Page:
Varsity Spirit Corporation and Varsity Spirit Fashions and Supplies, Inc. (Varsity) designs and manufactures cheerleading apparel and accessories, having received copyright registrations for many of their design sketches. These designs included different combinations and arrangements of stripes, zigzags, chevron, and color blocks. The question on appeal was whether these elements were needed to make a cheerleading uniform or whether the design elements could exist separately from the uniform.
On August 19, 2015, the Sixth Circuit reversed the district court’s decision that Varsity’s designs were not physically or conceptually separable from the utilitarian function of the cheerleading uniform, holding that the graphic designs on Varsity’s cheerleading uniforms were separate and therefore copyrightable. The Court distinguished Varsity’s design from dress designs, which typically do not receive copyright protection.
Why does it matter? U.S. copyright does not protect useful articles. Useful articles are articles that have a utilitarian function beyond portraying the appearance of the article or conveying information. To the extent that a work includes a useful function, copyright will only protect those original elements of the work that can be independently separated from the useful function of the work.
Prior to this case, the Sixth Circuit (binding authority for Ohio’s federal district courts) had not adopted an approach for determining separability. After reviewing the approaches taken by other circuits, the Sixth Circuit decided to adopt a hybrid approach to determine if a particular design is a copyrightable pictorial, graphic, or sculptural work. To make this determination, the following questions must be asked:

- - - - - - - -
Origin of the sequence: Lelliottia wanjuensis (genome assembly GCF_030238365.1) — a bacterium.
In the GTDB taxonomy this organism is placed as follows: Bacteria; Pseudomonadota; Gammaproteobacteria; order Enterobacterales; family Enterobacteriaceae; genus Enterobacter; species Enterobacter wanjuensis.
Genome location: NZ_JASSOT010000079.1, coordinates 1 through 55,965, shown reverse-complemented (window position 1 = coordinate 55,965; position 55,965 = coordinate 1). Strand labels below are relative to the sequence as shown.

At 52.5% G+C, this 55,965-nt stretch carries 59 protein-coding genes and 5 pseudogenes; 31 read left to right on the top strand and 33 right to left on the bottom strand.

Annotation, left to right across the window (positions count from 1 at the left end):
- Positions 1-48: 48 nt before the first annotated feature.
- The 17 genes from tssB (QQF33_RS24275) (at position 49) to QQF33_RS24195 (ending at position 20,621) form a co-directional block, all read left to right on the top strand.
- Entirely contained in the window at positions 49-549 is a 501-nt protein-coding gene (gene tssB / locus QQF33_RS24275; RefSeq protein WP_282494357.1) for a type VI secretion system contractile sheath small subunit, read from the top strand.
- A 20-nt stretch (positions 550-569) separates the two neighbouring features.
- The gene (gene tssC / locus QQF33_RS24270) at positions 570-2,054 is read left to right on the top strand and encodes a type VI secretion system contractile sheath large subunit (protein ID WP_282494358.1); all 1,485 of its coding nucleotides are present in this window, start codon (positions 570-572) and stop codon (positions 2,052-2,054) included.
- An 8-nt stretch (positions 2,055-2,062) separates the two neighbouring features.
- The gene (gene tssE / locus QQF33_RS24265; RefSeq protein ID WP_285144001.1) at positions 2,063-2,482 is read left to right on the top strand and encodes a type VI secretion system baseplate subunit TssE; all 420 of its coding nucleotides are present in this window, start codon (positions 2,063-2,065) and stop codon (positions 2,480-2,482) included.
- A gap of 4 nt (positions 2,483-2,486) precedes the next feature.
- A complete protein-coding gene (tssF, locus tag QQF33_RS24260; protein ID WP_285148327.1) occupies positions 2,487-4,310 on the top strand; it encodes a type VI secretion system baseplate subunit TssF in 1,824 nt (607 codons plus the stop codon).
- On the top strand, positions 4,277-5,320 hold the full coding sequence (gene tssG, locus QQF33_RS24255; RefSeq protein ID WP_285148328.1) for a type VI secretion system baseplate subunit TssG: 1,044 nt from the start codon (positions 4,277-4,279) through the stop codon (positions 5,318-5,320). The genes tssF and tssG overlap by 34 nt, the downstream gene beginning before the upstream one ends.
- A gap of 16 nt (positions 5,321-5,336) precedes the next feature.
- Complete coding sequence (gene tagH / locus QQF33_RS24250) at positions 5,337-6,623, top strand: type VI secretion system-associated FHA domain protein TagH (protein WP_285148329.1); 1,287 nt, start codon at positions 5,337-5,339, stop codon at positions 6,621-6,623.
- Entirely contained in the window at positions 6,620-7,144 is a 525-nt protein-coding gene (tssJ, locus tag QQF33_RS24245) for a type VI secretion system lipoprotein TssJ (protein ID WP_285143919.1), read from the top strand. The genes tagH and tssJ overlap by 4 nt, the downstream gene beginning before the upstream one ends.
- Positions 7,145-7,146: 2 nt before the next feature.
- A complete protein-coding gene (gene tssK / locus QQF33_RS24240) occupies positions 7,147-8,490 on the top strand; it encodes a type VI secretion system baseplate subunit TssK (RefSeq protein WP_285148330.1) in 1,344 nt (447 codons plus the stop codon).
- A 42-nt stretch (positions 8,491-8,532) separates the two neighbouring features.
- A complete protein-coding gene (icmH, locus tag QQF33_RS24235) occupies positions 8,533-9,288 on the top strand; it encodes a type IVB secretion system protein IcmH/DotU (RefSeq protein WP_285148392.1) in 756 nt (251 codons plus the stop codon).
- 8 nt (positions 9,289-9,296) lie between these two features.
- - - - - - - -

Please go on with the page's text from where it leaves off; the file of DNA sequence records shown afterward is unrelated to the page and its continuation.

- Is the design a pictorial, graphic, or sculptural work?
- If yes, is it a design of a useful article?
- If the design is of a useful article, what are the utilitarian aspects of the useful article?
- Can the viewer of the design identify pictorial, graphic, or sculptural features separately from the utilitarian aspects of the useful article?
- Finally, can the pictorial, graphic, or sculptural features of the design of the useful article exist independently of the utilitarian aspects of the useful article?
In answering these questions, the court identified a utilitarian function of a cheerleading uniform to “cover the body, wick away moisture, and withstand the rigors of athletic movements.” The court found that the top and skirt of the uniform could still be identified as a cheerleading uniform even without stripes, chevrons, color blocks, or zigzags. Finally, the interchangeability of the designs indicates the graphic features can exist separately and independently from the utilitarian features of the uniform.
Can a monkey own a copyright?